PROVO — Much was made of BYU's lack of defensive leaders this offseason and for good reason. Defensive players, many of whom took part in BYU's media day, listed lack of leadership prominently when discussing last season's uninspiring play.
While many look at upperclassmen to fill the leadership void, the Cougars still have relatively few seniors on the defensive side of the ball entering the 2015 season. Most of those seniors, perhaps most prominently defensive lineman Remington Peck, are ready to take on a leadership role and generally have the respect of their teammates.
But why rely on just seniors for leadership?
At least one underclassman feels primed to take on a leadership role and is doing everything possible to establish himself as such.
“I need to be a leader and a playmaker for this defense,” said BYU sophomore Fred Warner at BYU's media day. “I’ve always been that guy who tries to get guys to follow what I’m doing. It comes naturally to me."
Warner is entering just his second season at BYU after arriving as a highly recruited outside linebacker prospect who held offers from most Pac-12 programs, including USC, Arizona State and Washington. His freshman season was full of ups and downs, primarily due to injuries and subsequent inconsistent play, but it also provided a glimpse into why Warner was so heavily recruited.
Warner has also carried himself confidently off the field. During most interview sessions, the former 4-star prospect carried himself more like a fifth-year senior rather than a first-year player trying to find his place.
According to BYU outside linebacker coach Kelly Poppinga, Warner's upbringing contributed significantly to how he carries himself.
“He’s a naturally mature kid and I think a lot of it has to do with how he grew up,” Poppinga said. “He grew up in a single-parent home and I think he decided real early to take on that sort of father-figure role and help take care of his family in a way."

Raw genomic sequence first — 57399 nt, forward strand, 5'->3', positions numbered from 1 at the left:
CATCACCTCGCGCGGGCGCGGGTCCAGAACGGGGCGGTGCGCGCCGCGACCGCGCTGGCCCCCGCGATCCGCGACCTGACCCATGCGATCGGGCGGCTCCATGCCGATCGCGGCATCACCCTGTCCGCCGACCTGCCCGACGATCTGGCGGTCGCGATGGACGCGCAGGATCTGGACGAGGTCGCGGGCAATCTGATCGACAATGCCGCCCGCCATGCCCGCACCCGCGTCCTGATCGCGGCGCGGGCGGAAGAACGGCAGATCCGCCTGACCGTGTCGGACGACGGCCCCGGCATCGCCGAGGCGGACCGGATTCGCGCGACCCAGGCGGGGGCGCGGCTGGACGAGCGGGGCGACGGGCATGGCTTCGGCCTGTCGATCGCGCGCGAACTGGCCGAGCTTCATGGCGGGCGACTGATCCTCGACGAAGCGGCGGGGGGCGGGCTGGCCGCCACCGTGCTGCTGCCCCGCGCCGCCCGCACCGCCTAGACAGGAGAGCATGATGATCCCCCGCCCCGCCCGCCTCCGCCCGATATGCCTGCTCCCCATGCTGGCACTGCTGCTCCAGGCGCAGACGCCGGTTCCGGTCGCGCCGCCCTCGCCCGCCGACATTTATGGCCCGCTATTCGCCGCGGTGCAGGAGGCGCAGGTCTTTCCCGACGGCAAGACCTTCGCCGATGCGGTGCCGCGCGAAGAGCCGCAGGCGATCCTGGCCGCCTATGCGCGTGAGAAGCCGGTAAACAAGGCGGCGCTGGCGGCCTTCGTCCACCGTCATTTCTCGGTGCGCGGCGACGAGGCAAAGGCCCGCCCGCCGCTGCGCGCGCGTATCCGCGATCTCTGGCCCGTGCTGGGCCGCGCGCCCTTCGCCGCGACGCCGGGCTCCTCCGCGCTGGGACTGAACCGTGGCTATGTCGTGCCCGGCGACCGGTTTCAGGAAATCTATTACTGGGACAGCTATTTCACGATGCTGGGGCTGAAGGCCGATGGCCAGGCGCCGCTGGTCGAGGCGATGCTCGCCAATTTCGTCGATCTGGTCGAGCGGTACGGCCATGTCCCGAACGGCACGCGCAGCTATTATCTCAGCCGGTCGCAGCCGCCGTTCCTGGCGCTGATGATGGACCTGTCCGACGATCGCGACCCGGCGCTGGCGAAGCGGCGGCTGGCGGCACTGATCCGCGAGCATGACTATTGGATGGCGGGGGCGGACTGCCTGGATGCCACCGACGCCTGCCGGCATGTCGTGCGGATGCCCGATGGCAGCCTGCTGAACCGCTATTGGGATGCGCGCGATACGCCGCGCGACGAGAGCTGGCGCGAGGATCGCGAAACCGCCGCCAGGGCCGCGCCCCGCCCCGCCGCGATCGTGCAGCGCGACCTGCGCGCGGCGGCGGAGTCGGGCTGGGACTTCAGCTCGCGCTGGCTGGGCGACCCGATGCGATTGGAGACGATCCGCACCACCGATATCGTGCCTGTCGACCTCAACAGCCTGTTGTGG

As mentioned, Warner took his lumps during his first season, leaving the 6-foot-3, 220-pound outside linebacker unsatisfied with his play, but excited to improve.
"The biggest thing I took away from last year is confidence,” Warner said. “I think last year I learned about everything it takes to be a starter and a true playmaker. It takes a lot more than just athletic ability and so I really feel I’m ready to take up my play to the next level this year. Now I need to put everything I learned into action.”
Poppinga has noted Warner's progress every step of the way and is optimistic about the strides he's seen made.
“He’s not afraid and he’s never been afraid from day one,” Poppinga said. “He’s vocal, he’s mature, on and off the field, and he just loves the game of football. So I think if he stays healthy, that he really has everything we’re looking for athletically and mental wise.”
Warner is just one example of defensive players ready to step up, improve their play, and then lead at the outside linebacker position, according to Poppinga. Other promising prospects at BYU's most celebrated defensive spot include sophomore Sione Takitaki, junior Sae Tautu, freshman Tyler Cook, sophomore Troy Hinds and senior Teu Kautai, among others.
“It’s going to be interesting to see who steps up and really takes on the role of being the guy,” Poppinga said. “Fred wants to be that guy real bad, but he’s not the only one and that’s a great thing to have. I’m excited about this group and the potential.”